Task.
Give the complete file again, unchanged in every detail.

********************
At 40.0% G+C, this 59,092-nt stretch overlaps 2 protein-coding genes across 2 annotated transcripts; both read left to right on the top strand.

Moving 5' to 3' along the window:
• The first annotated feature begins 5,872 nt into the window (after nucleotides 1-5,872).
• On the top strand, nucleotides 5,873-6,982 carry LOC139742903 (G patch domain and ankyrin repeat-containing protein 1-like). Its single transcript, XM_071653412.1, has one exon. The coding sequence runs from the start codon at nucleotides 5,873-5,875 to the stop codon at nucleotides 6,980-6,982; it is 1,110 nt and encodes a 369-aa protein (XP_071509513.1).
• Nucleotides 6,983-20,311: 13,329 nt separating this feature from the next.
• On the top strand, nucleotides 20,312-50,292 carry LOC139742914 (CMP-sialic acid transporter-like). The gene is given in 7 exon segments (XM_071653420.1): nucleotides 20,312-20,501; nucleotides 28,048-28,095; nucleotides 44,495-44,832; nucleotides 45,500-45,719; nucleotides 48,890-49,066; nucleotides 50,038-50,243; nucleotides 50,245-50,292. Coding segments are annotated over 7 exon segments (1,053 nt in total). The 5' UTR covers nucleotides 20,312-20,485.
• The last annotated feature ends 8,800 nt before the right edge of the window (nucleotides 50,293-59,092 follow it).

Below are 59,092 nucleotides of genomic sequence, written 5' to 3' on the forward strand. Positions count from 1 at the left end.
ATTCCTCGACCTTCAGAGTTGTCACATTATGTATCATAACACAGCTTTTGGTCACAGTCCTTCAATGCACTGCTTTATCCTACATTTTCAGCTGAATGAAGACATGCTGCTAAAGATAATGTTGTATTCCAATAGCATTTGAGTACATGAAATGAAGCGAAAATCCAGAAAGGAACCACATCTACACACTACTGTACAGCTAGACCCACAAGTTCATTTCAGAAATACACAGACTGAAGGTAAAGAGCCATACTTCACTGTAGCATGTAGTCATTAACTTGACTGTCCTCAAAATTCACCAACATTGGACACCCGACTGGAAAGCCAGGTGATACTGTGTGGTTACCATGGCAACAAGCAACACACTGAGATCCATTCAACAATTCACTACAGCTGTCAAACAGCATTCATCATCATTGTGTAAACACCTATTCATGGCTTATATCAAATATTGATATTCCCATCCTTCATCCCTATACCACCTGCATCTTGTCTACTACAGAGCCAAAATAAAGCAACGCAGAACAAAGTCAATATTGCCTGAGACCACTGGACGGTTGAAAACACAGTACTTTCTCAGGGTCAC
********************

At 40.0% G+C, this 59,092-nt stretch overlaps 2 protein-coding genes across 2 annotated transcripts; both read left to right on the top strand.

Moving 5' to 3' along the window:
• The first annotated feature begins 5,872 nt into the window (after nucleotides 1-5,872).
• On the top strand, nucleotides 5,873-6,982 carry LOC139742903 (G patch domain and ankyrin repeat-containing protein 1-like). Its single transcript, XM_071653412.1, has one exon. The coding sequence runs from the start codon at nucleotides 5,873-5,875 to the stop codon at nucleotides 6,980-6,982; it is 1,110 nt and encodes a 369-aa protein (XP_071509513.1).
• Nucleotides 6,983-20,311: 13,329 nt separating this feature from the next.
• On the top strand, nucleotides 20,312-50,292 carry LOC139742914 (CMP-sialic acid transporter-like). The gene is given in 7 exon segments (XM_071653420.1): nucleotides 20,312-20,501; nucleotides 28,048-28,095; nucleotides 44,495-44,832; nucleotides 45,500-45,719; nucleotides 48,890-49,066; nucleotides 50,038-50,243; nucleotides 50,245-50,292. Coding segments are annotated over 7 exon segments (1,053 nt in total). The 5' UTR covers nucleotides 20,312-20,485.
• The last annotated feature ends 8,800 nt before the right edge of the window (nucleotides 50,293-59,092 follow it).

Below are 59,092 nucleotides of genomic sequence, written 5' to 3' on the forward strand. Positions count from 1 at the left end.
ATTCCTCGACCTTCAGAGTTGTCACATTATGTATCATAACACAGCTTTTGGTCACAGTCCTTCAATGCACTGCTTTATCCTACATTTTCAGCTGAATGAAGACATGCTGCTAAAGATAATGTTGTATTCCAATAGCATTTGAGTACATGAAATGAAGCGAAAATCCAGAAAGGAACCACATCTACACACTACTGTACAGCTAGACCCACAAGTTCATTTCAGAAATACACAGACTGAAGGTAAAGAGCCATACTTCACTGTAGCATGTAGTCATTAACTTGACTGTCCTCAAAATTCACCAACATTGGACACCCGACTGGAAAGCCAGGTGATACTGTGTGGTTACCATGGCAACAAGCAACACACTGAGATCCATTCAACAATTCACTACAGCTGTCAAACAGCATTCATCATCATTGTGTAAACACCTATTCATGGCTTATATCAAATATTGATATTCCCATCCTTCATCCCTATACCACCTGCATCTTGTCTACTACAGAGCCAAAATAAAGCAACGCAGAACAAAGTCAATATTGCCTGAGACCACTGGACGGTTGAAAACACAGTACTTTCTCAGGGTCAC